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Sunday, 11 August 2013

When You're Strange - Writing Real People

Writing For Real

So far, I've looked at fictional characters in all kinds of genres, including SciFi, Fantasy, Romance, and FanFic. But what about Historical Fiction, and writing about reality?

I've often wondered about the amount of effort required to make a real person your protagonist. This kind of fiction often gets a bad name because it suffers from poor quality research, or the rather worrying trend of fictionalising real people to feed a fanatical obsession.

The Channel 4 documentary, Crazy About One Direction, is a case in point. One girl describes belonging to the fandom as belonging to a cult or sect, and teens and tweens all over the UK and US are writing and posting their FF online, ranging from the original, awful, harmless, and downright disturbing.

Before these fans are condemned or judged for their obsession, it must be remembered that this is nothing new - in fact, it's human nature. Celebrity culture has been in existence as long as humanity, and there is apparently a deep-seated need in homo sapiens throughout their entire history to find people or objects worthy of worship. People attach themselves to those who deeply resonate with them, speak to them in a particular way, or touch something that nothing and no one else has touched.

In the distant past, the celebrities were the gods, the priests, the oracles, the heroes, the rulers, the bards. Charismatic personalities attracted great crowds of followers, whether they were prophets or kings, sorcerers or miracle-workers, dead or alive.

We're talking serious devotion - from pharoah-worship to saints' cults, and from sports' teams to Beetlemania. All over the world wherever human beings have settled, hundreds, thousands, millions of us have been showing up to deify and celebrate men and women at shrines, victorious processions, halls, stadiums and central squares.

If writing about real people is difficult when they are not so well known, how much more difficult is it to write about these kinds of people? Not just the fantasy versions of them, as they appear to their legions of followers and fans, but the real personalities behind the hype and the fiction, the people stripped bare?

One of my favourite authors on does just that.

Writing under her pen name P. C. James, @QueenOfTheHighway on wattpad is one of Jim Morrison's biggest fans, if not the biggest. She is also a very talented writer, and completely committed to her subject material. If you ever thought Fan Fiction was not for you, then think again.

Wild Child: Love Cannot Save You Part 1 [EDITED]Realms of Bliss: Love Cannot Save You Part 2 [ROUGH DRAFT]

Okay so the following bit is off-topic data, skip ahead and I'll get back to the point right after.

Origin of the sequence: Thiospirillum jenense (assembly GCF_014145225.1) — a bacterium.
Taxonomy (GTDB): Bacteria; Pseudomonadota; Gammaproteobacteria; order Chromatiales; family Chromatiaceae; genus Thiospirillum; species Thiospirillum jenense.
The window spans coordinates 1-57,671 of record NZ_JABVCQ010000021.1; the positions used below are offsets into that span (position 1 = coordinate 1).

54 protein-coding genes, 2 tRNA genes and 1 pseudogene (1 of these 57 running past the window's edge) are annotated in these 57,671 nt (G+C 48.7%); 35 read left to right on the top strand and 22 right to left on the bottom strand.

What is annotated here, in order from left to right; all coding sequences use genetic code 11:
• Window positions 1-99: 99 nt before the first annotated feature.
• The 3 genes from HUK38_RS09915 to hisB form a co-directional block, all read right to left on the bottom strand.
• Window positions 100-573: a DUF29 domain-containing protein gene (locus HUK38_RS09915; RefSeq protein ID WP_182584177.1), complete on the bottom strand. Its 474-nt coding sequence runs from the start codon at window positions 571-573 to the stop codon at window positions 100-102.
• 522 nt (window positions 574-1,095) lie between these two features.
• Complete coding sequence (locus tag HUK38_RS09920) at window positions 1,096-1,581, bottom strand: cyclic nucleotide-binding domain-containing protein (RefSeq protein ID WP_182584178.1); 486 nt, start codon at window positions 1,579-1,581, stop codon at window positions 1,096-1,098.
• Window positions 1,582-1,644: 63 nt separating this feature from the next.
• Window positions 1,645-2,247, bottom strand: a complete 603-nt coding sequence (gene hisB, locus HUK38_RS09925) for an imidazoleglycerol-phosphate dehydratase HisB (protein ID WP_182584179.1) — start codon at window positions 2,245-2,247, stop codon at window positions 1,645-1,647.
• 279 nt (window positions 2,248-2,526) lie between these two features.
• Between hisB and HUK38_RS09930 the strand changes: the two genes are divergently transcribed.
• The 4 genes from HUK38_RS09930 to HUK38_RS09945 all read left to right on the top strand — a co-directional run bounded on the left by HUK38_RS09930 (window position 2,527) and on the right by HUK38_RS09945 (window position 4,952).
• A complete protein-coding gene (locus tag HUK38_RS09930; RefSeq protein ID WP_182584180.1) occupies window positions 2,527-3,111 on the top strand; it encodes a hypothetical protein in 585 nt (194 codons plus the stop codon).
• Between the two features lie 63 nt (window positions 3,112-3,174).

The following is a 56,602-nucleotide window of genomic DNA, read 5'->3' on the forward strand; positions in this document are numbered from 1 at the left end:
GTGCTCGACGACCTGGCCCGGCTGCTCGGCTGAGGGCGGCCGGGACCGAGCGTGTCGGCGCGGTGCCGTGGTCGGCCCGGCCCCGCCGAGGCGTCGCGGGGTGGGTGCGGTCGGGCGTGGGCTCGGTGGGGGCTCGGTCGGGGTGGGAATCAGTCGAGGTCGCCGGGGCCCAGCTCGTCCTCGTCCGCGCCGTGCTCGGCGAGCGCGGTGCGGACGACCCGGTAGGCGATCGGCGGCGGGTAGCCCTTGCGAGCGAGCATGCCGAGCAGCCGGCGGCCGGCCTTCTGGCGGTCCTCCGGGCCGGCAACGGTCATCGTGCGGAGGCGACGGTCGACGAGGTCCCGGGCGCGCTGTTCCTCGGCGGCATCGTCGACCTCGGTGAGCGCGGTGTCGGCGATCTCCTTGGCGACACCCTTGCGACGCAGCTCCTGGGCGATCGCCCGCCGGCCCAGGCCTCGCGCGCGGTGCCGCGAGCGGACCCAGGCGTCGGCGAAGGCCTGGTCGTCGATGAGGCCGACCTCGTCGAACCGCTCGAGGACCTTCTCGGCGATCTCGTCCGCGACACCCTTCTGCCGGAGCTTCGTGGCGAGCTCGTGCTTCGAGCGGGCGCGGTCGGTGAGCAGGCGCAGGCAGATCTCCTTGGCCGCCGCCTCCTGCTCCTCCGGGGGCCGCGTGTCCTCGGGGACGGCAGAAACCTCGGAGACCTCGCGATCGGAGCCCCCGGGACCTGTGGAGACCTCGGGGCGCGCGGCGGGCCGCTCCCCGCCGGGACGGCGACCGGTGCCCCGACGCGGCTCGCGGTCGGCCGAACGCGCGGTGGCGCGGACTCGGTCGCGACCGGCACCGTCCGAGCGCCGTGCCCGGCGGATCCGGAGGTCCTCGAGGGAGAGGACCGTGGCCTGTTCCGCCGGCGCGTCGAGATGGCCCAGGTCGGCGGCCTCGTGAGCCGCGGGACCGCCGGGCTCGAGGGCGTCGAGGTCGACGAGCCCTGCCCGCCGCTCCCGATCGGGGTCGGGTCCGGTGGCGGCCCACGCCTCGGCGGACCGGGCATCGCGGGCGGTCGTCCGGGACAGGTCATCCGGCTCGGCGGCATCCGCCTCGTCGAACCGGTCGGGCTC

I asked her to post on her experiences of writing her books, WILD CHILD and its sequel, REALMS OF BLISS, parts one and two of 'Love Cannot Save You', and her insight, impressive understanding of her subject and meticulous attention to detail blew me away.

Jim Morrison

By P. C. James

  • One might think that writing about a real person versus a fictional one is easier, but in all honesty I have found over the years that nothing could be further from the truth, especially when it comes to the Lizard King himself.

    If there's one person who is nearly impossible to figure out, it’s Jim Morrison. Dozens of biographies have been written trying to accomplish that very thing, and they have all come up short. Of course no one is really easy to figure out, but even people who knew Jim couldn't really understand him. The man was an enigma through and through, so getting inside his head has proven to be an extreme challenge.

    Of course there are certain factors that have made the process easier on me. I wouldn't have made the decision to write this story at all if I did not truly love Jim.

    I have been writing this story for nearly four years now, ever since I was seventeen, and during that time my love and understanding for Jim has only grown. It is possible for me to write him as a character because I am like him in so many ways. How do I know that I’m like him? Well, because of all the research I’ve done. Though it is not easy to understand Jim, it is possible if you are devoted enough. Through all the stories I've heard and all the people I’ve spoken to, interviews I’ve listened to, documentaries I’ve watched and the way I’ve studied him in general (his body language, his facial expressions, his tone) I believe I have been able to separate the myth from the man, the truth from the legend.

    People attempted to profit off of Jim even while he was still alive-and his mysterious death only added to the false stories. Many have claimed to know the truth, to have seen a side to Jim that no one else did. But when I looked further into these claims, nothing any of these people said matched up with the known facts. There are many things about Jim that I do not know, and probably never will know. But I've taken what I have learned to be true and gone from there.
    Jim came across differently to everyone he knew, and while this could have made understanding him all the more difficult, it has actually proven to be the most useful bit of information that I have come across. Jim was incredibly complex. He could be the most charming, gentle, loving person you'd ever meet and he could be a belligerent jerk who brought out the worst in you. Nothing is black and white, and this applies to Jim as well. He was made up of grey areas, as we all are, and this is what I have chosen to focus on.